3D Glooper Review | Personal Computer News - Everygamegoing

Personal Computer News

3D Glooper
By Supersoft
Commodore 64

Published in Personal Computer News #029

Out To Munch

Take one basic Pacman theme, set it in a three dimensional maze, increase the height and width of the maze walls to life-like proportions then, for that extra something, make the monsters as big as houses. This should give you some impression of 3D Glooper.


Very simple. All you have to do is race round a maze in search of large blue floor-tiles. Passing over a tile causes it to disappear and you score ten points. There are over 300 tiles so you have quite a bit of maze to ramble through. A few red tiles are scattered about. Crossing one of these enables you, temporarily, to be a monster muncher instead of a monster's lunch. The monsters are huge yet-like creatures, brown, furry and yellow eyed. They turn orange when you pass an elusive red tile. Unlike other games, no warning is given when they are about to turn back to their normal, carnivorous selves.

If you succeed in erasing all the blue tiles, you move on to a higher level where the gloopers roam in higher number.

In Play

A plan and innocuous "prepare to meet the Gloopers" message is all you get by way of an introduction. You are then shown the entrance to the brick built maze. The maze itself is graphically impressive - large size walls with plenty of twists and turns. Moving your joystick (the keyboard can be used instead) causes you to rush along at high speed, the vista changing around you.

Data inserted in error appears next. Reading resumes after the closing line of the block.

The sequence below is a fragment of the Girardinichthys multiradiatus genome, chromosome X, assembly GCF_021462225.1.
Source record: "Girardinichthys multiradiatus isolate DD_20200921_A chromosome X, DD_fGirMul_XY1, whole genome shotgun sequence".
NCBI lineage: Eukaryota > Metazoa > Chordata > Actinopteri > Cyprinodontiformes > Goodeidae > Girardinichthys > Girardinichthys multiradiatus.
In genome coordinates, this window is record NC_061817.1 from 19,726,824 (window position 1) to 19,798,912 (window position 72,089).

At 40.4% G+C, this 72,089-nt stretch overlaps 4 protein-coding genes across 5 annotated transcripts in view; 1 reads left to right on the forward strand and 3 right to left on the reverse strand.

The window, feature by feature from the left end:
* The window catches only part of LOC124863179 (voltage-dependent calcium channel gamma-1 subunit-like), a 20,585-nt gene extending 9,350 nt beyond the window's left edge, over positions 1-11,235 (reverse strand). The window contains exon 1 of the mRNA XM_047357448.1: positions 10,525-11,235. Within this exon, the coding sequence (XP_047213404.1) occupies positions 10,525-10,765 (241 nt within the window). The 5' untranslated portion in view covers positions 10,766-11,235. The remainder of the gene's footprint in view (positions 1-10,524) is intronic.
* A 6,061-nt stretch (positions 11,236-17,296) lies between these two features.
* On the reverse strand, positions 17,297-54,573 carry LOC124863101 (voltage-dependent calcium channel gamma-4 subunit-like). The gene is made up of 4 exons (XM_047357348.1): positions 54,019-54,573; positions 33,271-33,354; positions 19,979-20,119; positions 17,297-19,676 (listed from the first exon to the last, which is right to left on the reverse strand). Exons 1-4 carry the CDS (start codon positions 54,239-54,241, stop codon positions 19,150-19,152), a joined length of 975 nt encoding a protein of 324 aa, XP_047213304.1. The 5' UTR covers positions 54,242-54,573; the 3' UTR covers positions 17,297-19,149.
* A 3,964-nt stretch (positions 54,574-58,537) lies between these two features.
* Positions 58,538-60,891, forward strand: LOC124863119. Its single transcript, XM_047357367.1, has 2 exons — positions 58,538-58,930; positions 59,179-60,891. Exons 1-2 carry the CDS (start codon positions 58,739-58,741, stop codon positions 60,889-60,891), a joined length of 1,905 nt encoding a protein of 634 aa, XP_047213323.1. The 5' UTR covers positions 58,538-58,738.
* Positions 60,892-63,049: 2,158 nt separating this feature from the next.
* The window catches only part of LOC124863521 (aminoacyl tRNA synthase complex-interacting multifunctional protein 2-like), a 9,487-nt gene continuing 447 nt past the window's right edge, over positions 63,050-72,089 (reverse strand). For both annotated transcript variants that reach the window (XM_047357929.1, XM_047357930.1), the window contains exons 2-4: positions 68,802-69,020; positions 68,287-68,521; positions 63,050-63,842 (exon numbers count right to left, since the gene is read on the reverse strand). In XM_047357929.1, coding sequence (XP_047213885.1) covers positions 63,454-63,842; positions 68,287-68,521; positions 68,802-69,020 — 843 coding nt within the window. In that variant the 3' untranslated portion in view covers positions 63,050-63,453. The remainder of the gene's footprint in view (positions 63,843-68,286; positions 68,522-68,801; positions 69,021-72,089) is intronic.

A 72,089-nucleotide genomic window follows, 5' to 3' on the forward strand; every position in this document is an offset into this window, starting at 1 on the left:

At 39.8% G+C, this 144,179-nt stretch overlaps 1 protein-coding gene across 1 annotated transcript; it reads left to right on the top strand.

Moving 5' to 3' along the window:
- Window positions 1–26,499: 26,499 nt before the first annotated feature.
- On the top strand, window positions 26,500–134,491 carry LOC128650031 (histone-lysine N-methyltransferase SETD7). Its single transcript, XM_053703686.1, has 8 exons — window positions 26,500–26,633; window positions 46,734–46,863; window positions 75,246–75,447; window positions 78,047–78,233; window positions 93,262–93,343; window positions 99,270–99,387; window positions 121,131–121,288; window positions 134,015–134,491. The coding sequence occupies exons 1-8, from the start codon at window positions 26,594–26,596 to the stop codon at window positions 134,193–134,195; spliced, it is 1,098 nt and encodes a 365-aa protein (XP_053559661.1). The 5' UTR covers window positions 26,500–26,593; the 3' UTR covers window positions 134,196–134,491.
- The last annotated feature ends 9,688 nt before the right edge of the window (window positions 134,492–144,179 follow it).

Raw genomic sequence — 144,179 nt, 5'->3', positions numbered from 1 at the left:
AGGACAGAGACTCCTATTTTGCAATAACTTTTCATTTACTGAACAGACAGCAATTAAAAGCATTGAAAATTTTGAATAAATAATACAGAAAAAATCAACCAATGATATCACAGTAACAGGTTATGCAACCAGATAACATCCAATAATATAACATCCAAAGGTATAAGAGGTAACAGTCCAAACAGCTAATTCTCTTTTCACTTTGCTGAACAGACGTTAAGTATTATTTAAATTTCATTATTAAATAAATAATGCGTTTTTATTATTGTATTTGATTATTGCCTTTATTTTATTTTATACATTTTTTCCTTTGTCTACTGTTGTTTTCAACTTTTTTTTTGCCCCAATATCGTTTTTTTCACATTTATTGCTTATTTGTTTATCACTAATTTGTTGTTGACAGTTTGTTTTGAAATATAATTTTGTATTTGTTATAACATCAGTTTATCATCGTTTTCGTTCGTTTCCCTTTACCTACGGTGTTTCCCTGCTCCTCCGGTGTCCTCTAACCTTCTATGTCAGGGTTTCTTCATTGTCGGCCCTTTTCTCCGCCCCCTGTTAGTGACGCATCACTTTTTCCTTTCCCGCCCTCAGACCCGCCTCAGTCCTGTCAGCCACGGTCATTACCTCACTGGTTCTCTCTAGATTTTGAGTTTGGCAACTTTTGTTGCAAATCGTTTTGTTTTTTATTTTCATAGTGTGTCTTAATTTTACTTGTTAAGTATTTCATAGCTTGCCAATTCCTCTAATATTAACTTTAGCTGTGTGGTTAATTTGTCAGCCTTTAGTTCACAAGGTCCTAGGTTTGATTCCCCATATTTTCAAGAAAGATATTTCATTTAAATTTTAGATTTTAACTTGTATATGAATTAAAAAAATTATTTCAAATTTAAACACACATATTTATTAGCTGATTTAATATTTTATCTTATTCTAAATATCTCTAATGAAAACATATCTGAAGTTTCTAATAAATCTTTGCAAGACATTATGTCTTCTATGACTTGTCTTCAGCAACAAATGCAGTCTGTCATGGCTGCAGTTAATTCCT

There is no overview of the maze, and unless you have a superhuman sense of direction, there's no way you're going to avoid getting lost. The only help you're given is a small display at the top of the screen. This appears from time to time and shows the part of the maze immediately around you.

Other information given is a counter which tells you how many blue tiles remain, the high score and current score. You receive a one thousand point bonus for every glooper munched. Sound effects are fairly minimal: a whoosh as you pass over a tile, the menacing sound of munching and a crash when you hit a glooper.

Rounding a corner and coming face to face with one of these hairy horrors is the most impressive part of the game.


A good game with some of the biggest monsters you're likely to see.

Bob Chappell